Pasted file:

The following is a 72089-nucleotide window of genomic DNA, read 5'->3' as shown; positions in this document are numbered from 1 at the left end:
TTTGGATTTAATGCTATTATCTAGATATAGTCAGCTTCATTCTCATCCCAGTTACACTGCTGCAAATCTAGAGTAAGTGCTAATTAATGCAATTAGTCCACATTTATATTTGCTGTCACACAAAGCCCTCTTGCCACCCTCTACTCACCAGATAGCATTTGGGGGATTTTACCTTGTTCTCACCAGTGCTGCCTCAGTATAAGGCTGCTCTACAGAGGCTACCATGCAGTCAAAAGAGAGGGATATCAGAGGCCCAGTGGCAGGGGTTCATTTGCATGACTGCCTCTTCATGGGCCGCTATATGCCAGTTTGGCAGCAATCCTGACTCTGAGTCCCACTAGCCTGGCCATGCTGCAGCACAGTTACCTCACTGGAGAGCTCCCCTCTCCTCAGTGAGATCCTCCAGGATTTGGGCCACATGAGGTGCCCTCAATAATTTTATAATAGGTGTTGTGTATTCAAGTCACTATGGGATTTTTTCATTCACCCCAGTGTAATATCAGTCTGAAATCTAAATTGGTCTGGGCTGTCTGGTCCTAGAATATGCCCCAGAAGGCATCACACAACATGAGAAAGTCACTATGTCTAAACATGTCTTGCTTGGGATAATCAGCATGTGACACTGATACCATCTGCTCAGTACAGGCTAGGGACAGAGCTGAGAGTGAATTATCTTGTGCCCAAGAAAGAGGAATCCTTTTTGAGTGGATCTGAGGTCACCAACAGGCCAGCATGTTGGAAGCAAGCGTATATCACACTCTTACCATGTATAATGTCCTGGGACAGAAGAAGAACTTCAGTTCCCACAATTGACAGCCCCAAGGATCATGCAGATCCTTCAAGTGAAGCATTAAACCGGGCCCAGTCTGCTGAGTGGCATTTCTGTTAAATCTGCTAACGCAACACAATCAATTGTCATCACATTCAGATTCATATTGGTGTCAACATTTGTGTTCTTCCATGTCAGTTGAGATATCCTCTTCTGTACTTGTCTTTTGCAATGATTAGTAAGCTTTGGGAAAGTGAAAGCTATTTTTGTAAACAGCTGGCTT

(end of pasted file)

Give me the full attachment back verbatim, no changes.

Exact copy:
The following is a 72089-nucleotide window of genomic DNA, read 5'->3' as shown; positions in this document are numbered from 1 at the left end:
TTTGGATTTAATGCTATTATCTAGATATAGTCAGCTTCATTCTCATCCCAGTTACACTGCTGCAAATCTAGAGTAAGTGCTAATTAATGCAATTAGTCCACATTTATATTTGCTGTCACACAAAGCCCTCTTGCCACCCTCTACTCACCAGATAGCATTTGGGGGATTTTACCTTGTTCTCACCAGTGCTGCCTCAGTATAAGGCTGCTCTACAGAGGCTACCATGCAGTCAAAAGAGAGGGATATCAGAGGCCCAGTGGCAGGGGTTCATTTGCATGACTGCCTCTTCATGGGCCGCTATATGCCAGTTTGGCAGCAATCCTGACTCTGAGTCCCACTAGCCTGGCCATGCTGCAGCACAGTTACCTCACTGGAGAGCTCCCCTCTCCTCAGTGAGATCCTCCAGGATTTGGGCCACATGAGGTGCCCTCAATAATTTTATAATAGGTGTTGTGTATTCAAGTCACTATGGGATTTTTTCATTCACCCCAGTGTAATATCAGTCTGAAATCTAAATTGGTCTGGGCTGTCTGGTCCTAGAATATGCCCCAGAAGGCATCACACAACATGAGAAAGTCACTATGTCTAAACATGTCTTGCTTGGGATAATCAGCATGTGACACTGATACCATCTGCTCAGTACAGGCTAGGGACAGAGCTGAGAGTGAATTATCTTGTGCCCAAGAAAGAGGAATCCTTTTTGAGTGGATCTGAGGTCACCAACAGGCCAGCATGTTGGAAGCAAGCGTATATCACACTCTTACCATGTATAATGTCCTGGGACAGAAGAAGAACTTCAGTTCCCACAATTGACAGCCCCAAGGATCATGCAGATCCTTCAAGTGAAGCATTAAACCGGGCCCAGTCTGCTGAGTGGCATTTCTGTTAAATCTGCTAACGCAACACAATCAATTGTCATCACATTCAGATTCATATTGGTGTCAACATTTGTGTTCTTCCATGTCAGTTGAGATATCCTCTTCTGTACTTGTCTTTTGCAATGATTAGTAAGCTTTGGGAAAGTGAAAGCTATTTTTGTAAACAGCTGGCTT